Scoundrels Among Us by Darrin Doyle: An Impressive Array of Short Fiction

I thought I had another week to get this up in time for the release — which was actually two days ago. This is why I’m supposed to trust what I write down (and consult that frequently) rather than what I remember.

Scoundrels Among UsScoundrels Among Us

by Darrin Doyle

PDF, 284 pg.
Tortoise Books, 2018

Read: July 24 – August 6, 2018

The trouble I often have when talking about collections of short stories is just how to do talk about the collection as a whole. After tossing around some ideas, I think the easiest way to sum up my reaction to these stories is with his simple question: What was he thinking?!?!

Now sometimes I asked that question incredulously, sometimes in awe, sometimes in confusion, sometimes in bafflement, sometimes all of the above. But I kept asking it. Some of these are incredibly short, some are on the longer side — told from a variety of perspectives and in a variety of tones. So beyond my one question, I don’t know how to address them collectively. I won’t go into detail on them all individually (that’s just too many), but let’s take a look at some that stood out.

The collection starts with “Insert Name,” a story about the struggles of nonuplets growing up and then transitioning to adulthood in a very unexpected way. It impressed me, and made it clear that this wasn’t going to be a run-of-the-mill short story collection. By the time I got to the sixth entry, “Dangling Joe,” I knew a couple of things — Doyle’s mind doesn’t work the way most people’s does, and that I needed to toss out every expectation I had when I started each story. Whatever I was starting was going to be different from what had come before, and I needed to be ready for that.

The highlight of the book is “If the Invisible Man Dies and Nobody Sees it, Does He Really Die?” This is impossible to describe, but brilliant. He does so many things in this story — in addition to telling a compelling story — that I can’t sum it up easily. Give me 15 pages or so, and I’d be willing to give it a shot. It’s one of the best things I’ve read this year.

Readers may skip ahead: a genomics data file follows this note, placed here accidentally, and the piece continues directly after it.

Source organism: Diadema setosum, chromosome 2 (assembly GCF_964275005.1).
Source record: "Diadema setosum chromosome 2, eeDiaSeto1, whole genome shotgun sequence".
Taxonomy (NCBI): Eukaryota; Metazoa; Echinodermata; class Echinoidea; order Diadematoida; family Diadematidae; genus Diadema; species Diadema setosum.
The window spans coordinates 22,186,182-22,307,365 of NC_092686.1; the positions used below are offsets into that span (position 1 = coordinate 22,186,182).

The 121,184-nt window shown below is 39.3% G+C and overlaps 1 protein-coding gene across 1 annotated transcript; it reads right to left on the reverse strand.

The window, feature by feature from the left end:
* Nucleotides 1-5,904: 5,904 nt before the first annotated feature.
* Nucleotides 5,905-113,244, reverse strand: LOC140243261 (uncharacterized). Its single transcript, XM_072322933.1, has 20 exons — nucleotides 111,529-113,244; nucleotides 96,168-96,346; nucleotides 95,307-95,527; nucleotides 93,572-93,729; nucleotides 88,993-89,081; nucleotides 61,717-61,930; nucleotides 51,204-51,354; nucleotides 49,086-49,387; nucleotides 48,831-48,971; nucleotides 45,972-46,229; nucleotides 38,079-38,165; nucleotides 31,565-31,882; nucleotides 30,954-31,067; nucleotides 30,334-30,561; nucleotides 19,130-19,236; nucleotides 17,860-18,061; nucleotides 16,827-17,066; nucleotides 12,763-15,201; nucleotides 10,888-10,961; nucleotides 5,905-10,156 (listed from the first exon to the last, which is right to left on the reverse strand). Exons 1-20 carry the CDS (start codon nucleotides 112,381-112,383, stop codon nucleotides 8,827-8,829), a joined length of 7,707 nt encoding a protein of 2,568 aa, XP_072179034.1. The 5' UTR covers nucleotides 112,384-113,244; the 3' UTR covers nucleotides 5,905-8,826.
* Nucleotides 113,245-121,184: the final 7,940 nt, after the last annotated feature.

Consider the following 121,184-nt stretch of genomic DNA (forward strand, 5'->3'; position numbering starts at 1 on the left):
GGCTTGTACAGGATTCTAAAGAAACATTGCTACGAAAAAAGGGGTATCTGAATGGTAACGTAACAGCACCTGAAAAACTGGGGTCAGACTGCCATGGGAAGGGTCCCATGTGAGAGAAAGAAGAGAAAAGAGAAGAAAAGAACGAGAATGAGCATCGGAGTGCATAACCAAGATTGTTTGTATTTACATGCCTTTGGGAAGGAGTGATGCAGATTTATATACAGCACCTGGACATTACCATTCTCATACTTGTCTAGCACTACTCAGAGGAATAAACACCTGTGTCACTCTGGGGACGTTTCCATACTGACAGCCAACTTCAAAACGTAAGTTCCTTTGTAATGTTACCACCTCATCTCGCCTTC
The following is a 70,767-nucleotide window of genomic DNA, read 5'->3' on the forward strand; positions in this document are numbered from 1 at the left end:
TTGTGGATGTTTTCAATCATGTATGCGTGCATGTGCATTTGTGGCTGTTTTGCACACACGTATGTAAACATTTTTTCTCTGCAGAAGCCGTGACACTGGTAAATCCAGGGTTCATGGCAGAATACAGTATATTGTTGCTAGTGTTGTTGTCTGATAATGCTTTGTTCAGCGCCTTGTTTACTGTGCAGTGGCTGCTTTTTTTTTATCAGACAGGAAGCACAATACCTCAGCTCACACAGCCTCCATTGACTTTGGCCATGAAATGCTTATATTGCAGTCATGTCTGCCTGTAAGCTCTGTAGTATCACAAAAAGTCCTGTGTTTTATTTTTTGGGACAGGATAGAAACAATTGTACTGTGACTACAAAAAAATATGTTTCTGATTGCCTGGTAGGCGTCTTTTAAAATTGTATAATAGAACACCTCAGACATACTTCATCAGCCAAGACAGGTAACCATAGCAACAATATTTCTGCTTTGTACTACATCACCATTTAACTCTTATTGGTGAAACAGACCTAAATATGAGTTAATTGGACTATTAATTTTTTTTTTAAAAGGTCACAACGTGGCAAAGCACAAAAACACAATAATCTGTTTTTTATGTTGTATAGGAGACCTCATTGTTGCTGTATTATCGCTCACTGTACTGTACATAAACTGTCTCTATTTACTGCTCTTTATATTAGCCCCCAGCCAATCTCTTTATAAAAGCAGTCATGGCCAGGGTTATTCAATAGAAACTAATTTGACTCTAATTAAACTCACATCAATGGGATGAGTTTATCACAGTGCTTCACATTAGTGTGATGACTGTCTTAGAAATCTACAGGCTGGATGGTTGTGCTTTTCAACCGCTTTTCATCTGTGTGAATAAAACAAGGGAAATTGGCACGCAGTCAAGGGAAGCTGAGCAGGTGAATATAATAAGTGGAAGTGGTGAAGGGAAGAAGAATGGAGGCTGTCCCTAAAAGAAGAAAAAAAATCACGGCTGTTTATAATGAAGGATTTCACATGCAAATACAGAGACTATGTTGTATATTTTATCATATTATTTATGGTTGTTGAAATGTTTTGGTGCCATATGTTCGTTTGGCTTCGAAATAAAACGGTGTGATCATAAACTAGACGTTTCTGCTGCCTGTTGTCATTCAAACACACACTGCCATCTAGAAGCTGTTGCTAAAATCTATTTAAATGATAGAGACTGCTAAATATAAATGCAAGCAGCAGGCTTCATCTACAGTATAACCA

My notes on “Twilford Baines, Buck Hunter Unbounded” were simple, “that’s really good.” I just re-read it to see if I could expand on that, and no, I really can’t. It’s a story about a man hunting deer, who is forced into some concentrated self-reflection, and it’s really good. Re-reading it tempted me to push this off another day to re-read most of the stories, actually.

“Slice of Moon” was a great read, but personally frustrating. I think if you read it, you’ll agree. I can’t think of anything else to say without ruining it. If not for “Invisible Man,” it’d be my favorite story in the collection (given how annoyed he made me with it, however, maybe it was more effective than “Invisible Man,”).

I invoked Flannery O’Conner recently, and hesitate to do it again, however, I’m compelled to. Except for the explicit sexual content (which wasn’t really necessary), “Reborn” could’ve come from the pages of Everything That Rises Must Converge. It was powerful and strange and I’m glad I got to read it.

Were there some in this collection that didn’t work for me? Yes. There were some real clunkers — but there was nothing I wasn’t glad to read. As usual, some of the stories that didn’t work for me will work for you. And the one’s that sent me over the moon won’t do much for you (you’ll be wrong most of the time there — especially if you don’t love “If the Invisible Man Dies and Nobody Sees it, Does He Really Die?”). One thing I think everyone who picks this up will agree is: Darrin Doyle is a great writer and you should read his stories. You’ll probably also ask yourself “What was he thinking?” more than once. Go grab it.

Disclaimer: I was provided with a review copy of this collection in return for my honest thoughts and this post — which I appreciate..


4 Stars